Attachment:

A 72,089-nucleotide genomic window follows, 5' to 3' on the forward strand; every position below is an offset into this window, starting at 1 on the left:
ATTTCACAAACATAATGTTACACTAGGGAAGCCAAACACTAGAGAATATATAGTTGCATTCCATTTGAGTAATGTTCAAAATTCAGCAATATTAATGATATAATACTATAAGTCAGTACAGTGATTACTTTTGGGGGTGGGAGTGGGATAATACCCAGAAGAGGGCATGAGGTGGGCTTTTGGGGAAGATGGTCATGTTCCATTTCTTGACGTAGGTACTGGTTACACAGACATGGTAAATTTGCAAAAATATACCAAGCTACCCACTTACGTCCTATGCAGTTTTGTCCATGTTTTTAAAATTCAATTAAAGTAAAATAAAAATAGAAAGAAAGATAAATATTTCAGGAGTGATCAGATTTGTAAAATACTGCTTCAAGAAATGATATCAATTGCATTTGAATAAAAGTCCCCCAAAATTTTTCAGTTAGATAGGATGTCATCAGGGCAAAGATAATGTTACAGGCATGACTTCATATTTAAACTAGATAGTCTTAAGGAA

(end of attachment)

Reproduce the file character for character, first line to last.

A 72,089-nucleotide genomic window follows, 5' to 3' on the forward strand; every position below is an offset into this window, starting at 1 on the left:
ATTTCACAAACATAATGTTACACTAGGGAAGCCAAACACTAGAGAATATATAGTTGCATTCCATTTGAGTAATGTTCAAAATTCAGCAATATTAATGATATAATACTATAAGTCAGTACAGTGATTACTTTTGGGGGTGGGAGTGGGATAATACCCAGAAGAGGGCATGAGGTGGGCTTTTGGGGAAGATGGTCATGTTCCATTTCTTGACGTAGGTACTGGTTACACAGACATGGTAAATTTGCAAAAATATACCAAGCTACCCACTTACGTCCTATGCAGTTTTGTCCATGTTTTTAAAATTCAATTAAAGTAAAATAAAAATAGAAAGAAAGATAAATATTTCAGGAGTGATCAGATTTGTAAAATACTGCTTCAAGAAATGATATCAATTGCATTTGAATAAAAGTCCCCCAAAATTTTTCAGTTAGATAGGATGTCATCAGGGCAAAGATAATGTTACAGGCATGACTTCATATTTAAACTAGATAGTCTTAAGGAA